Given that most thyroid nodules are benign, the clinical challenge becomes one of discerning when to maintain surveillance of a nodule and when to stop,2 said Stephanie L. Lee, MD, PhD, professor of medicine and director of the Thyroid Health Center at Boston Medical Center in Boston, Massachusetts in a pre-conference symposium on Clinical thyroidology—Beyond the Basics, at AACE 2018 in Boston, Massachusetts.

The goal of thyroid nodule management is to design an optimal, personalized, risk-based approach that minimizes testing and unnecessary clinical intervention so active surveillance with ongoing imaging is reserved for suspicious thyroid nodules, she said.

Considering the Clinical Approach to Surveillance

For the patient with a benign thyroid nodule, what criteria will best inform the need to discontinue active surveillance?  Dr. Lee offered four factors to inform clinical decision-making:

  • Results of fine needle aspiration (FNA) biopsy (1, 2 or more benign findings?)
  • Lack of growth defined as >50% change in volume or >20% increase in at least 2 dimensions of a solid nodule or solid portion of a cystic nodule (How many years…1, 2, 5?)
  • Indeterminate cytology and benign molecular test findings
  • How does presence multiple nodes change the course of surveillance?

In doing an initial assessment of thyroid nodules, certain imaging features such as spongiform or cystic appearance suggest a benign nodule whereas solid composition, irregular margins, the presence of microcalcifications or solid formation would suggest the need for further cytological evaluation, 3,4 said Dr. Lee. The estimated risk of malignancy and the presence of symptoms, particularly compressive symptomatology are indicative of the need for further management.

“Medical management of goiters and benign cytology on ultrasound and molecular markers rule out malignancy with a risk of error of 1-3% with errors. Those patients rarely have thyroid cancer, and 80% of nodules over five years are stable or smaller with growth a very poor predictor of malignancy,” she told EndocrineWeb.   

“The trick is not to mistake spongiform nodules, which make up about 10% of thyroid nodules and are benign, with microcalcifications,” Dr. Lee said. “In addition, for non-suspicious nodules—such as those with an absence of hypoechogenicity, irregular margins, taller than wider shape, asymmetry, these warrant observation without biopsy as a reasonable option.”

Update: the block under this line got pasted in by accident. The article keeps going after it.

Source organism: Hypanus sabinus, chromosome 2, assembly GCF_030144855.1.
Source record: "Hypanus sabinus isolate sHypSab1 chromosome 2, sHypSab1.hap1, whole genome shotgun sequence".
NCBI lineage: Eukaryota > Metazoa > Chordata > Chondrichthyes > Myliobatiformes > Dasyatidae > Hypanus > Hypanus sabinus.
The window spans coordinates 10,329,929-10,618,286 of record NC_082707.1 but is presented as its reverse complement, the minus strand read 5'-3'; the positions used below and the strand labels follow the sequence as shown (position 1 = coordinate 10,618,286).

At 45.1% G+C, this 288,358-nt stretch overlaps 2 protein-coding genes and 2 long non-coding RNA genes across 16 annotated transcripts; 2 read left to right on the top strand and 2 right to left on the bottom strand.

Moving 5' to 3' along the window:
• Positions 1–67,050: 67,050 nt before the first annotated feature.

For nodules deemed spongiform or pure cyst on ultrasound, less than 1 cm with no suspicious features, the new recommendation is not to biopsy at all, and do not require routine ultrasound surveillance.5,6,

Size Should Not Inform Management Strategy But Symptoms Warrant Action

For multiple nodules, the recommendation is to follow the guidelines for ultrasound evaluation. Importantly, size is a poor predictor for large nodules, particularly those that extend beyond the screen. If all nodules are similar on sonography, biopsy the largest one; however, it’s more important to identify the highest risk nodule (ie, diffuse goiter, indistinct margins) to biopsy rather than the largest one. Another caveat: rule out a substernal goiter (ie, thyroid extension inferior to the sternal notch), which should be referred for surgery.4

Nontoxic goiter with symptoms such as globus sensation (increased pressure on trachea/esophagus, particularly on neck flexion), respiratory symptoms (shortness of breath, cough) dyspnea on exertion, or dysphasia or those with positional stridor, Pemberton’s sign, superior vena cava syndrome, or result in voice changes should be referred to surgery,4 Dr. Lee said.

Treatment for simple, nontoxic goiter will depend on the presence of any symptoms, if any, size, location, any compression of trachea but when with concerns, management should be to monitor for growth and development of hyperthyroidism.7

Treatment of goiter with levothyroxine is no longer recommended as results have been mixed and there is significant risk of TSH suppression with adverse effects on bone, particularly in postmenopausal women, and increased risk for cardiovascular disease.7 Of note, diffuse goiters appeared to respond more favorably to treatment than discrete nodules.